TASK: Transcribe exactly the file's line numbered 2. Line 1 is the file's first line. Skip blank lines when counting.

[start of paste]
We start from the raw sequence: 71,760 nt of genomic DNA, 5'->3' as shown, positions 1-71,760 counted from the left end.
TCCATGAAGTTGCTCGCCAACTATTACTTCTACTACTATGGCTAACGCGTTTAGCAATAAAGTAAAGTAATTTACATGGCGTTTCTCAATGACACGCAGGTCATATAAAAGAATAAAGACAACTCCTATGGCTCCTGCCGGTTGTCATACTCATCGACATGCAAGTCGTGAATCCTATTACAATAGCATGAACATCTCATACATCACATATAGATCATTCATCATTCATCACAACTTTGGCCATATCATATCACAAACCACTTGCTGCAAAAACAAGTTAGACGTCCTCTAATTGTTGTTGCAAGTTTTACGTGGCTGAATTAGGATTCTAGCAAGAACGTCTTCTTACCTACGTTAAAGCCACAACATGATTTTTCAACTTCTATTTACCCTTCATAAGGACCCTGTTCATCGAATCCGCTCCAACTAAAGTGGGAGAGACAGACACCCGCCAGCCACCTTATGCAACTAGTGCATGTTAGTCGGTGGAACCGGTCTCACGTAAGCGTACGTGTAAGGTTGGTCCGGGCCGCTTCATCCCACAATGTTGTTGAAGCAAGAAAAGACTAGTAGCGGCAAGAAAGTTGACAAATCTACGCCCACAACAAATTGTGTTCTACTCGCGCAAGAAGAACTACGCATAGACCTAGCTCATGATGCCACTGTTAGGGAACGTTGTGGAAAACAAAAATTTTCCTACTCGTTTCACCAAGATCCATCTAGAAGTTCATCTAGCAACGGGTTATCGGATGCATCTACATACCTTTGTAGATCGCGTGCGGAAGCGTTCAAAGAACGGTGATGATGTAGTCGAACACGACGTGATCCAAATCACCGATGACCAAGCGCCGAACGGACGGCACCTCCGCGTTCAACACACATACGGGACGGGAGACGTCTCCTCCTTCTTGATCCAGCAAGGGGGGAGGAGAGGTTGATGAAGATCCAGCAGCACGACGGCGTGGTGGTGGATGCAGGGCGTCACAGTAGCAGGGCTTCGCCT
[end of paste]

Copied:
TCCATGAAGTTGCTCGCCAACTATTACTTCTACTACTATGGCTAACGCGTTTAGCAATAAAGTAAAGTAATTTACATGGCGTTTCTCAATGACACGCAGGTCATATAAAAGAATAAAGACAACTCCTATGGCTCCTGCCGGTTGTCATACTCATCGACATGCAAGTCGTGAATCCTATTACAATAGCATGAACATCTCATACATCACATATAGATCATTCATCATTCATCACAACTTTGGCCATATCATATCACAAACCACTTGCTGCAAAAACAAGTTAGACGTCCTCTAATTGTTGTTGCAAGTTTTACGTGGCTGAATTAGGATTCTAGCAAGAACGTCTTCTTACCTACGTTAAAGCCACAACATGATTTTTCAACTTCTATTTACCCTTCATAAGGACCCTGTTCATCGAATCCGCTCCAACTAAAGTGGGAGAGACAGACACCCGCCAGCCACCTTATGCAACTAGTGCATGTTAGTCGGTGGAACCGGTCTCACGTAAGCGTACGTGTAAGGTTGGTCCGGGCCGCTTCATCCCACAATGTTGTTGAAGCAAGAAAAGACTAGTAGCGGCAAGAAAGTTGACAAATCTACGCCCACAACAAATTGTGTTCTACTCGCGCAAGAAGAACTACGCATAGACCTAGCTCATGATGCCACTGTTAGGGAACGTTGTGGAAAACAAAAATTTTCCTACTCGTTTCACCAAGATCCATCTAGAAGTTCATCTAGCAACGGGTTATCGGATGCATCTACATACCTTTGTAGATCGCGTGCGGAAGCGTTCAAAGAACGGTGATGATGTAGTCGAACACGACGTGATCCAAATCACCGATGACCAAGCGCCGAACGGACGGCACCTCCGCGTTCAACACACATACGGGACGGGAGACGTCTCCTCCTTCTTGATCCAGCAAGGGGGGAGGAGAGGTTGATGAAGATCCAGCAGCACGACGGCGTGGTGGTGGATGCAGGGCGTCACAGTAGCAGGGCTTCGCCT